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“I went in to serve my country. What I was doing--mess attendant--I was still serving my country.” (Video interview 1:26:50)

   Silas Gross
Collection image
Silas Gross in Navy uniform, Guadalcanal [1944]
War: World War, 1939-1945; Cold War
Branch: Navy; Navy
Unit: USS Talamanca (AF 15); USS Comstock (LSD 19); USS Stone County (LST 1141); USS Hancock (CV 19)
Service Location: Bainbridge, Maryland; Camp Shoemaker, California; Guadalcanal (Solomon Islands); Philippines; Pacific Theater; also: Pacific Ocean; Enewetak Atoll (Marshall Islands)
Rank: Seaman First Class; Petty Officer Third Class
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While many northern-born African Americans, particularly those serving in the south, were taken aback by the racism they found in the military during World War II, Silas Gross was well acquainted with segregation and limited opportunities by the time he entered the Navy. Growing up in Lutcher, Louisiana, where Jim Crow was a fact of life, he worked harvesting rice and sugar, and then in the Higgins boat factory in New Orleans, before he was drafted in 1943. Restricted to serving as a cook, he helped feed the troops aboard the USS Talamanca, a supply ship, as it moved through the Pacific Theater, and established field kitchens on Guadalcanal and in the Philippines.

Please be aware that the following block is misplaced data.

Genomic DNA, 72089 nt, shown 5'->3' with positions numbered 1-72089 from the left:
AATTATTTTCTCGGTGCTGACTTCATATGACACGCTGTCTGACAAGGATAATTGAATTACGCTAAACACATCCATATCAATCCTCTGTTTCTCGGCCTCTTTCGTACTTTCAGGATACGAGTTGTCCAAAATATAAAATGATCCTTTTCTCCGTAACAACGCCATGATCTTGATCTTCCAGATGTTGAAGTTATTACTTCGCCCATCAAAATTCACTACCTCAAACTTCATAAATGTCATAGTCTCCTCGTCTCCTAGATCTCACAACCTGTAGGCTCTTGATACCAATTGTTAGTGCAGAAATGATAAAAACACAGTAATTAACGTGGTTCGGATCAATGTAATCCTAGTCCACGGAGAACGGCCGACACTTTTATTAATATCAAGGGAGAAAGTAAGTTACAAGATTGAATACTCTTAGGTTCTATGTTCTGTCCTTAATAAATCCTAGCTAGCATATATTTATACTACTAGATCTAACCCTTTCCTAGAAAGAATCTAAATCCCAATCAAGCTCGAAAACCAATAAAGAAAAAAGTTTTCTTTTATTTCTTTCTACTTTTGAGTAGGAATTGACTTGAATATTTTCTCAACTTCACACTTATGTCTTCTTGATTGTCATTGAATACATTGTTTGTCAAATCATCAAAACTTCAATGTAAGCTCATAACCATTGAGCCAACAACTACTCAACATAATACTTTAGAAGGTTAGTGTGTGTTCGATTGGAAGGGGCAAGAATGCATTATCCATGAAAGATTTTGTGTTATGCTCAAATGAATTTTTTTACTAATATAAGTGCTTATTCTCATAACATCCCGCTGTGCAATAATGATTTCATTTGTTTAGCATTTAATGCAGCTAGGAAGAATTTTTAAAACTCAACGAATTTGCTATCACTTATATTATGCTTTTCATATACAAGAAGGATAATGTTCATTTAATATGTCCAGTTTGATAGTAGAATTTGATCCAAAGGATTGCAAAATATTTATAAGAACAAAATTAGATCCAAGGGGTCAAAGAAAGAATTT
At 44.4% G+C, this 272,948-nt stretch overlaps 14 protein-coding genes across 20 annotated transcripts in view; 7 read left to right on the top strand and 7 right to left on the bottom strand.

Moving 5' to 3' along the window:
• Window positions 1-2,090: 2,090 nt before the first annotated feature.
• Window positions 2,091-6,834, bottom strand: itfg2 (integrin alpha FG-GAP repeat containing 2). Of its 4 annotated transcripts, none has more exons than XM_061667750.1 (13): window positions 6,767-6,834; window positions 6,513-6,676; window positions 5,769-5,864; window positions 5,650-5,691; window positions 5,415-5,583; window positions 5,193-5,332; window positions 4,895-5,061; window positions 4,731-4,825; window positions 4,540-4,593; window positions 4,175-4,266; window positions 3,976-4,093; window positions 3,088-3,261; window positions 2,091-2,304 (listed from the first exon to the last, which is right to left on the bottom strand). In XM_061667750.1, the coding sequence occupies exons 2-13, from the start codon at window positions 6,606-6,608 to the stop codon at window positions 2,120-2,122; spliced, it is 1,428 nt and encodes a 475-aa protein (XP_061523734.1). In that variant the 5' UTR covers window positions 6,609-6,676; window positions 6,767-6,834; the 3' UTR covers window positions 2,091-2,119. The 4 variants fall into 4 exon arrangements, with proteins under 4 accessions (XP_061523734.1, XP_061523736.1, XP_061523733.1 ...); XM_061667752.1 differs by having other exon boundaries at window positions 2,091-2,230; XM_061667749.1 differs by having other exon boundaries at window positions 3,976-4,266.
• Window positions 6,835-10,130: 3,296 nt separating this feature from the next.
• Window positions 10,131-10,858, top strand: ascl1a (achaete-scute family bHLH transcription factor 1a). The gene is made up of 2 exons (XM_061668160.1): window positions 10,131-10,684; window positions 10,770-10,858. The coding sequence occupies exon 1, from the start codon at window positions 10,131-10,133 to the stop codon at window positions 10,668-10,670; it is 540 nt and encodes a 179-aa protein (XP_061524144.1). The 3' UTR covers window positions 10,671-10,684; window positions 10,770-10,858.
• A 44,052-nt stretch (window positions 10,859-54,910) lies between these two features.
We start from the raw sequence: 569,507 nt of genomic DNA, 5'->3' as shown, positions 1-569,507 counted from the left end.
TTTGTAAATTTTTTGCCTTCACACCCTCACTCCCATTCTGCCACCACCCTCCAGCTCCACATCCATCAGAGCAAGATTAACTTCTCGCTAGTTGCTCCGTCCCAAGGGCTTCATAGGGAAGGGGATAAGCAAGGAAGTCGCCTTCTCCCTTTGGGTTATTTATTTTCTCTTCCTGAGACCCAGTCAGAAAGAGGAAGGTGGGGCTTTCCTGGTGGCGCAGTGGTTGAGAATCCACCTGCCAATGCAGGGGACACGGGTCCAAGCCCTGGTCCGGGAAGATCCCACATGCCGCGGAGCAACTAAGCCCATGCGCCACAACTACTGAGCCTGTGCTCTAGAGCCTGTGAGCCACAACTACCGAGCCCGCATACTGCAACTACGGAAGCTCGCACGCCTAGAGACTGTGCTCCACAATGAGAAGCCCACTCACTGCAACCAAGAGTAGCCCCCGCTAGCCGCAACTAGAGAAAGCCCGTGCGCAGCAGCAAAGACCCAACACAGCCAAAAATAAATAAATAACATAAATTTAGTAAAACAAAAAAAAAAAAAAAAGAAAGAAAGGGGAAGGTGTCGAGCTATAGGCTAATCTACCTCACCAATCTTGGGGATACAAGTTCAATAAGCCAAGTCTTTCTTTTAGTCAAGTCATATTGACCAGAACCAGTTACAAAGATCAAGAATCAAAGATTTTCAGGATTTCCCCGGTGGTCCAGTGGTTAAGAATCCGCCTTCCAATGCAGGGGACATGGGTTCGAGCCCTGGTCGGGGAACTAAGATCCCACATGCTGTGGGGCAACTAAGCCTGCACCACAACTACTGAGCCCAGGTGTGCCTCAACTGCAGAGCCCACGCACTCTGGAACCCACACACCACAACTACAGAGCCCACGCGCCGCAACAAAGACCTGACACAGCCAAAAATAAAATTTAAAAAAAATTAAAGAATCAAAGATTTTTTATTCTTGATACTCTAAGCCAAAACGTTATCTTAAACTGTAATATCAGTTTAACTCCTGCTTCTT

Interview (Video)
»Interview Highlights  (5 clips)
»Complete Interview 
Download: video (118 min.)
»Photo Album  (7 photos)
»Transcript of interview with Silas Gross, with photographs from his life
[PDF: 5 MB / 73 p.]
More like this
»Executive Order 9981
 Video (Interview Excerpts) (5 items)
Reaction of his friends and neighbors to Pearl Harbor; deciding to get a job in New Orleans at the Higgins shipyard making Higgins boats and landing barges. (03:03) Routine segregation and racism while growing up in Lutcher, Louisiana; interactions between whites and blacks. (01:14) Induction into the Navy; riding the train with a group of Tuskegee Airmen; experiencing segregation aboard the train. (03:07)
Landing on Guadalcanal aboard a Higgins ship; digging his foxhole; building a field kitchen. (04:15) Pride in his service; coming home from service to segregated life in New Orleans. (01:46) 

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  The Library of Congress  >> American Folklife Center
  October 26, 2011
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